This article was graciously provided by Kerstin Hermuth-Kleinschmidt, an expert on lab sustainability who joined our Winter network meeting as an external speaker.
When I was asked to give a short presentation at the Winter Meeting in December 2021, I was very delighted to have the opportunity to talk about the ECOMAPPINGTM-method. This method provides an easy way to implement sustainable measures in every lab. If you missed the presentation, here’s a short summary of this method.
My name is Kerstin Hermuth-Kleinschmidt. I am working as a sustainability expert, speaker and publisher with a strong focus on the life sciences. After graduating in chemistry and completing my PhD in microbiology, I worked several years in sales and technical support in the life sciences industry before I’ve decided to combine sustainability consulting with my scientific background. I’ve founded my own company NIUB sustainability consulting and since 2014, I give presentations, workshops and support to help people work more sustainably in the lab.
In my presentations, I usually start with facts like these:
Working in the lab is connected to big resource consumptions: a lab building consumes 3-5 times more energy and water than an office building, an -80 °C-freezer uses as much energy as a single-family house, 5.5 million tons of plastic alone were used in all life sciences labs worldwide in 2014, and this number has certainly not gone down…
This impresses people because these numbers are often not or barely known. But if we don’t know our impact, we cannot change anything. So, the first step is to get an idea of your resource consumption. But how to go on? The next steps include the analysis of processes and routines in the lab, like your freezer management, the use of sustainable methods and the purchase of sustainable products like energy- and water-efficient equipment.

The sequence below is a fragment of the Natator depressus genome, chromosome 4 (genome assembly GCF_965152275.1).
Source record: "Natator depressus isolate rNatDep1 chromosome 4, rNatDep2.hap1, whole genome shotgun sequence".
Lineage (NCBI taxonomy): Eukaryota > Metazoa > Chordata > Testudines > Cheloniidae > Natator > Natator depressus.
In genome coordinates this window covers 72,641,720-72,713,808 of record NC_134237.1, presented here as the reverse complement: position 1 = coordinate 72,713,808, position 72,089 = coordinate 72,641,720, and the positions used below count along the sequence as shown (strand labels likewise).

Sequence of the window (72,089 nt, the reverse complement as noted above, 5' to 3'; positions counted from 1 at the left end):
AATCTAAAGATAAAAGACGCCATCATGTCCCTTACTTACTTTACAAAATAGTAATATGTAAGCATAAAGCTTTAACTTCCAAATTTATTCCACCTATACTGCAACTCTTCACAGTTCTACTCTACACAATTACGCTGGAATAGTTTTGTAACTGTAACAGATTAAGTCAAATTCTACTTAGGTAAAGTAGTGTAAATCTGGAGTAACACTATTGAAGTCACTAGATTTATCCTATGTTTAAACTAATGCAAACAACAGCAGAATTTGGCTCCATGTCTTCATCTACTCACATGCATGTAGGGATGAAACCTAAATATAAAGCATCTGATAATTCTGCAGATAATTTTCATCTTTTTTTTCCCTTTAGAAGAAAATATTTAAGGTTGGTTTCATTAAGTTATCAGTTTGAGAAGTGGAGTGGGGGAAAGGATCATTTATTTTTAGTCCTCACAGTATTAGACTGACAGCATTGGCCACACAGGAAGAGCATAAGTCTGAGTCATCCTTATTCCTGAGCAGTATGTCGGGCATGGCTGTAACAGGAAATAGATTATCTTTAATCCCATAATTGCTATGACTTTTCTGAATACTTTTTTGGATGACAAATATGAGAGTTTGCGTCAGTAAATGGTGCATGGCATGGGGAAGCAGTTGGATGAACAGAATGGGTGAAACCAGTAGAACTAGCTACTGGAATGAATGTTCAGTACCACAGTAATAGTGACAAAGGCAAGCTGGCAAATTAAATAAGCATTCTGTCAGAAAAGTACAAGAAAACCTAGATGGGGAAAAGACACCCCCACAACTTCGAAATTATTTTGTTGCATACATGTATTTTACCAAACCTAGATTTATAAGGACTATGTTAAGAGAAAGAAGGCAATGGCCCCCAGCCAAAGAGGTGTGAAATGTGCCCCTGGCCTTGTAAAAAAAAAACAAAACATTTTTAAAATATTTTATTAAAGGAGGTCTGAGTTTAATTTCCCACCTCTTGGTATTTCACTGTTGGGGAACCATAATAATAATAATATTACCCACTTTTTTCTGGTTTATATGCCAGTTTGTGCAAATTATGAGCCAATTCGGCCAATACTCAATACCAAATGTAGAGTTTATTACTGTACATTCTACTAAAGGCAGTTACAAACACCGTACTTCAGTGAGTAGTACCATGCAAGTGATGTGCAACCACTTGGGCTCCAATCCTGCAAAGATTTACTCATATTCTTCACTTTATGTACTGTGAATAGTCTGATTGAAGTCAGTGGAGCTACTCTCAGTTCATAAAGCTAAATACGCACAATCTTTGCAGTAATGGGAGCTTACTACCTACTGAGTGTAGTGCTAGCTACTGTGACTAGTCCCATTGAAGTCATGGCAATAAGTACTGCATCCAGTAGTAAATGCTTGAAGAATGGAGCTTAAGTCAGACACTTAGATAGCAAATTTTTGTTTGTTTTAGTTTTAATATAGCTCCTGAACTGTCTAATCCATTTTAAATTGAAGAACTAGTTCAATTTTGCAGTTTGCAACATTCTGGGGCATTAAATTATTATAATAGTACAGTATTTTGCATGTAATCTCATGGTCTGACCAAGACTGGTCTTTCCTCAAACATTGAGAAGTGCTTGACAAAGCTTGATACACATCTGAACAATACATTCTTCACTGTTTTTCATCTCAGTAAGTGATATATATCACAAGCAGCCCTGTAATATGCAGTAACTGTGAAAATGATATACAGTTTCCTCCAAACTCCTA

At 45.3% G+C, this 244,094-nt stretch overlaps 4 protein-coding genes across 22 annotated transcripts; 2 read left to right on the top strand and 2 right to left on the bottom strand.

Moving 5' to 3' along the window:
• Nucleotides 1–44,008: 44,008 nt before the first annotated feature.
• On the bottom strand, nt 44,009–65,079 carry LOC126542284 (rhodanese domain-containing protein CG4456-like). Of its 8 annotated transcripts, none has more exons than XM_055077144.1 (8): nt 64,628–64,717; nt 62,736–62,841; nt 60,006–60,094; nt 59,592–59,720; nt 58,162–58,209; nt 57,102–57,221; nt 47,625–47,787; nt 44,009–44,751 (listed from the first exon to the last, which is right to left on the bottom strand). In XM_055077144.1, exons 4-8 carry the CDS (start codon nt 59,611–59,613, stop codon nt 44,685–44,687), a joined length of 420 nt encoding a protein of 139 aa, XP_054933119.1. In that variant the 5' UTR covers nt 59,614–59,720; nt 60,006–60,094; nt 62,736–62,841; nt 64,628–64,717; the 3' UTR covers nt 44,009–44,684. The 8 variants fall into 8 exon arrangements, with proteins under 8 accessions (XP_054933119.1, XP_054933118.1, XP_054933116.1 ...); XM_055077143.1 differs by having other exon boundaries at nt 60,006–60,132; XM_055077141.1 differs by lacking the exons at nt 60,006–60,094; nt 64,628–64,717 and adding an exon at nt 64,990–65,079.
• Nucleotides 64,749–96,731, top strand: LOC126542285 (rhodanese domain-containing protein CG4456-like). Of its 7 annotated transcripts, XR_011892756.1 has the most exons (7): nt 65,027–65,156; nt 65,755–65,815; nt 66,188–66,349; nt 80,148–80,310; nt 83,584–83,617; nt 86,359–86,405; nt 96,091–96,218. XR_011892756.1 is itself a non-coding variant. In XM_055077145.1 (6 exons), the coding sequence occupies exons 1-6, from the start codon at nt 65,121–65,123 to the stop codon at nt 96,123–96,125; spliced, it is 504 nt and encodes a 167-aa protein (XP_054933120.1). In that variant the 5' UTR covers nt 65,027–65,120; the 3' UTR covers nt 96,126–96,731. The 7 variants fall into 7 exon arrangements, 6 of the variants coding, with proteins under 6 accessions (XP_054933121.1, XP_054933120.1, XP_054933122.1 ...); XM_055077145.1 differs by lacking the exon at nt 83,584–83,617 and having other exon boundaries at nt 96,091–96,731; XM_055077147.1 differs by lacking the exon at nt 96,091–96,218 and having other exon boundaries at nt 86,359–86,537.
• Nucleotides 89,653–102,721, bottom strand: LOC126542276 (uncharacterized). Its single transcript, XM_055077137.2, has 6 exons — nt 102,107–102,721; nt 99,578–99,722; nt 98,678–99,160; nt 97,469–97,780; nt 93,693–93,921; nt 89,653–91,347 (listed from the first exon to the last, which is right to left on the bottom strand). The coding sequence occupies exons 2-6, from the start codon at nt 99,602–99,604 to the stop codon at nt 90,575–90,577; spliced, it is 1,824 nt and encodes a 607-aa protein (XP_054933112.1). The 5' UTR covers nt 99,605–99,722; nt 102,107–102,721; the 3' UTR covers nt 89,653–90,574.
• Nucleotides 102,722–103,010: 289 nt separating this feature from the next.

In theory, this looks good – and there are a lot of actions you can take like defrosting your -80 °C freezers regularly and participating in the freezerchallenge, using miniaturization methods like liquid-liquid-miniaturization-extraction in your sample preparation, or using glass instead of plastics.
There are a lot of checklists and tips on the internet like this guide from the iGEM-goes-green group, these checklists from the UCL, these tips from mygreenlab or these from the labconscious website.
BUT I often also hear the following concerns:
- These recommendations do not apply to us
- Our methods are established and cannot be changed.
- We already optimized all our routines – no idea what else can be altered
So, there is really nothing that can be changed?
When I first learned about the ECOMAPPINGTM-method, which was originally developed for small and middle-sized enterprises (SMEs) wanting to implement an environmental management system according to EMAS, I thought from the first moment that this was a very practical and easily adaptable method for the lab.
Having been trained on the ECOMAPPINGTM-method, I’m confident that it can help any lab put sustainability into practice, whether it is a biological lab doing a lot of protein chemistry, a chemistry lab, a microbiology lab or a physical lab.
Every laboratory has an impact on the environment. These include, for example, energy and water consumption, waste or the generation of wastewater. When using the ECOMAPPING method, you make an environmental assessment of your laboratory, taking into account the following environmentally relevant aspects:
- Water and wastewater
- Emissions (which also includes noise emissions)